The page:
- Project plans
- Project activities
- Legislation and standards
- Industry context
Last edited 16 Mar 2017
Classification, an introduction describes classification as, ‘what things are called, and how those names are arranged and structured’, or ‘the act or process of dividing things into groups according to their type.’
In the construction industry, classification is used in:
- Production information.
- Schedules of rates / quantities.
- Information management systems.
- Operation and maintenance information.
This system has been used worldwide for technical and trade literature in the construction sector, more recently being used to define layers in computer aided design (CAD) construction drawings. It also formed the basis of the BS 1192-5 Construction drawing practice. Guide for structuring and exchange of CAD data.
In recent years it has been gradually superseded by Uniclass, which has a much wider coverage and is able to encompass new building types and concepts involving energy and environmental issues. However, many architectural libraries are still organised according to the CI/SfB system.
The method of displaying CI/SfB classifications is to use four boxes (or bays) with specific codes that appear in a particular box. References are based on five tables which then fit into the four boxes.
- Table 0, Box 1: Physical environment (such as bedroom).
- Table 1, Box 2: Element (such as utilities).
- Tables 2 and 3, Box 3: The form of the product and the material it is made from.
- Table 4, Box 4: Non-objects (such as administration, cleaning, and so on).
Most construction products do not enter data in all the boxes, and often ignore Tables 0 and 4.
Composite window and door openings and parts to fill them (31.3)
Window openings only as above (31.4)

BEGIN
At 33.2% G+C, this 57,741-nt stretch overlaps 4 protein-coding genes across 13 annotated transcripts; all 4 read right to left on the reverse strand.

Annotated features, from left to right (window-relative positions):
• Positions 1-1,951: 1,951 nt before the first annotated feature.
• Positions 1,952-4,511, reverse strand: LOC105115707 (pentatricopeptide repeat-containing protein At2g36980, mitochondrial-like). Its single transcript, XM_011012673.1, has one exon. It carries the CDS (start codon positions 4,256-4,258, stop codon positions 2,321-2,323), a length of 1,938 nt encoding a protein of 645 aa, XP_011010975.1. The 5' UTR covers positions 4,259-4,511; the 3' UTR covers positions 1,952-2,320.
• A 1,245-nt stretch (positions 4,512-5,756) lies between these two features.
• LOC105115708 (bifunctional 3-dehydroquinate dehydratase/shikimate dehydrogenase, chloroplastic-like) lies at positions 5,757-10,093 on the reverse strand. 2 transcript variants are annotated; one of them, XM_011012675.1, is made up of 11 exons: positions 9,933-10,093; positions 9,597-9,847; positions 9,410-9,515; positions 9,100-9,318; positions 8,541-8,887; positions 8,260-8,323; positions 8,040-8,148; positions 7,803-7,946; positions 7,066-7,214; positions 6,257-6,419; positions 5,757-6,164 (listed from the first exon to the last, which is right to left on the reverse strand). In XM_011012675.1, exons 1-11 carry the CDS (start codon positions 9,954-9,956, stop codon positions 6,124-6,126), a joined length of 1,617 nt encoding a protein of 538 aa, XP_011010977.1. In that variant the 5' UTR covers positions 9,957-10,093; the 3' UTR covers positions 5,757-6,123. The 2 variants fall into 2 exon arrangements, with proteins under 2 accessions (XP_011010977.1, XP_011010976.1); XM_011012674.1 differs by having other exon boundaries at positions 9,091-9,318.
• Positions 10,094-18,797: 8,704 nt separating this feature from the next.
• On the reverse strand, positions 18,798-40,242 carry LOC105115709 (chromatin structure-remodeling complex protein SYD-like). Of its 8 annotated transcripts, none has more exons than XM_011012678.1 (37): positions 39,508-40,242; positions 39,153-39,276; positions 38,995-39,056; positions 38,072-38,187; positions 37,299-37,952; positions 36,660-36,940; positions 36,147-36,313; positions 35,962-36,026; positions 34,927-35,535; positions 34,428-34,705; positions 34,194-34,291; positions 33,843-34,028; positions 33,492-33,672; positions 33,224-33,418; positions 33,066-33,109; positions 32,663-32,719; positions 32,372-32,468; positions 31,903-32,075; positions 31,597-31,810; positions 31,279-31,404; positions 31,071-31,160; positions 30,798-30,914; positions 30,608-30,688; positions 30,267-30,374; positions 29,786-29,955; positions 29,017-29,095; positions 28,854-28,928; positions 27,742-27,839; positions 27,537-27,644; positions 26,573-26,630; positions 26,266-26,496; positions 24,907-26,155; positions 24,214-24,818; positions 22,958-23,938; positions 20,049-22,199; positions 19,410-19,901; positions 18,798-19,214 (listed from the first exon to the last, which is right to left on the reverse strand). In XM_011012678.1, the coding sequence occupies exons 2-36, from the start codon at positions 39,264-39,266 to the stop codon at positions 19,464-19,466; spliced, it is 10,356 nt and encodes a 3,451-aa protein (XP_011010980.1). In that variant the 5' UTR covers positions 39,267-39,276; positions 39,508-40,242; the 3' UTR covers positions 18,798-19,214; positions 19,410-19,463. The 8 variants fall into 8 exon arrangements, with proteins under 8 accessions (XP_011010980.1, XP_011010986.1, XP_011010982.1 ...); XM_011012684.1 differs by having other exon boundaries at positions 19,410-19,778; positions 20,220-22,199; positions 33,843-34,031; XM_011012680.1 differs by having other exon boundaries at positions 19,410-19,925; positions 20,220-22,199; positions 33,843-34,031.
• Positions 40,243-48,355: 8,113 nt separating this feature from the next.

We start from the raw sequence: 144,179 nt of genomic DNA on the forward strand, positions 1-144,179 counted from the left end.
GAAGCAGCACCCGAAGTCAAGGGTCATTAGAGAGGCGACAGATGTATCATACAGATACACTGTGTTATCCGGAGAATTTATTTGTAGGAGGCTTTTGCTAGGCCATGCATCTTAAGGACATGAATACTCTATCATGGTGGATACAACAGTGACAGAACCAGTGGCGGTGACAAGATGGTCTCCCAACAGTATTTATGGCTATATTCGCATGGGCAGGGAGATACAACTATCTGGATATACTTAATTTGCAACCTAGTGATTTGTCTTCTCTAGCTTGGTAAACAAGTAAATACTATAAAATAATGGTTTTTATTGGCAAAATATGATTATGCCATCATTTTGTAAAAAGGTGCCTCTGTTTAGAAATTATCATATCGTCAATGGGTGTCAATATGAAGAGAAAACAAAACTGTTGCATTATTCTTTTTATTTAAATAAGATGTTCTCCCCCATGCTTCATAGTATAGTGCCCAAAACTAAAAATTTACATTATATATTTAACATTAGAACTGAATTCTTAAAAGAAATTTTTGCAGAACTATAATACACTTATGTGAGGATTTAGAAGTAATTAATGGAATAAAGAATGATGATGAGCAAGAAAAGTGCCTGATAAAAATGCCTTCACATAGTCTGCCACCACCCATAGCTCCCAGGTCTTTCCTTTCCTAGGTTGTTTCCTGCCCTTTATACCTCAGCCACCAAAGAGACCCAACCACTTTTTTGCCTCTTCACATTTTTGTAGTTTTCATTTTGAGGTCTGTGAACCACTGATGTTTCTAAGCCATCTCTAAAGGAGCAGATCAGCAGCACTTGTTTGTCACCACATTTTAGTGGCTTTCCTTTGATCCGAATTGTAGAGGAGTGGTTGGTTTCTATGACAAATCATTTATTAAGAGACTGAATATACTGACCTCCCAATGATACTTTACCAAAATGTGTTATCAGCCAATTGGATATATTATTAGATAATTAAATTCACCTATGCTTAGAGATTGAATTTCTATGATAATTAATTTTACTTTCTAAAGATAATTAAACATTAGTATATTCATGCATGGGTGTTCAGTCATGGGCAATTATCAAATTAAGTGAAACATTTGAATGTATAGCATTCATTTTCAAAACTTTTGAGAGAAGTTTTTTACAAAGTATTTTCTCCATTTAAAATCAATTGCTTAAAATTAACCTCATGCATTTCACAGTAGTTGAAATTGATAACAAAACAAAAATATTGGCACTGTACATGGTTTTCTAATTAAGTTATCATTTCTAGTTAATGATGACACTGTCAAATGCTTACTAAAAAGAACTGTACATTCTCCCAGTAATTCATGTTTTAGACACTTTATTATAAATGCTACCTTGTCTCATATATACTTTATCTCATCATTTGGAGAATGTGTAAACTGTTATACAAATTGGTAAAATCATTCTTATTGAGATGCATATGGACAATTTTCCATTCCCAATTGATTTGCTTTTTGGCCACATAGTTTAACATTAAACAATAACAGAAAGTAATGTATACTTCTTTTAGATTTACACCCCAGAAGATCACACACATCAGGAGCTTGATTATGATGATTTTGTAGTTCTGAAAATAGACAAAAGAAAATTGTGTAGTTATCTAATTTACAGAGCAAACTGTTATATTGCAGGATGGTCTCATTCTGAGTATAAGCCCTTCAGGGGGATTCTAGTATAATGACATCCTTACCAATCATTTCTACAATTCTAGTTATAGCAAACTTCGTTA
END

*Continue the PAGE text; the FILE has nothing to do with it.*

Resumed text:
With Table 3 - Construction form, the products are classed as components, with the code being X, followed by a code for the material used (such as metal - ‘h’), and a sub-code for the particular type of material (such as aluminium - ‘4’).
 Related articles on Designing Buildings Wiki
Featured articles and news
A PQP describes the activities, standards, tools and processes necessary to achieve quality in a project's delivery.
How Lidl has been actively working to reinforce their brand through sustainability.
Association of British Insurers describe full-scale cladding tests as 'utterly inadequate'.
This article examines the changing policy commitments and evolving definitions of the zero carbon home.
Researchers believe they may have created a 'game-changing' new form of concrete using graphene.
Grouting refers to the injection of materials into a soil or rock formation to change its physical characteristics.
Part of Designing Buildings Wiki, BREEAM Wiki will advance knowledge sharing for the BRE family of sustainability tools.
From the decorative to the utilitarian, and from the photographed to the forgotten.
New BRE book considers the progression from project-based knowledge creation to whole-life urban knowledge management.
This CIOB article explores the concept of value in building design and construction.
Rogers Stirk Harbour + Partners' release new images of soon-to-open 3WTC tower in New York.
A document can be called a bond or a guarantee. Does the name matter and what is the difference between them?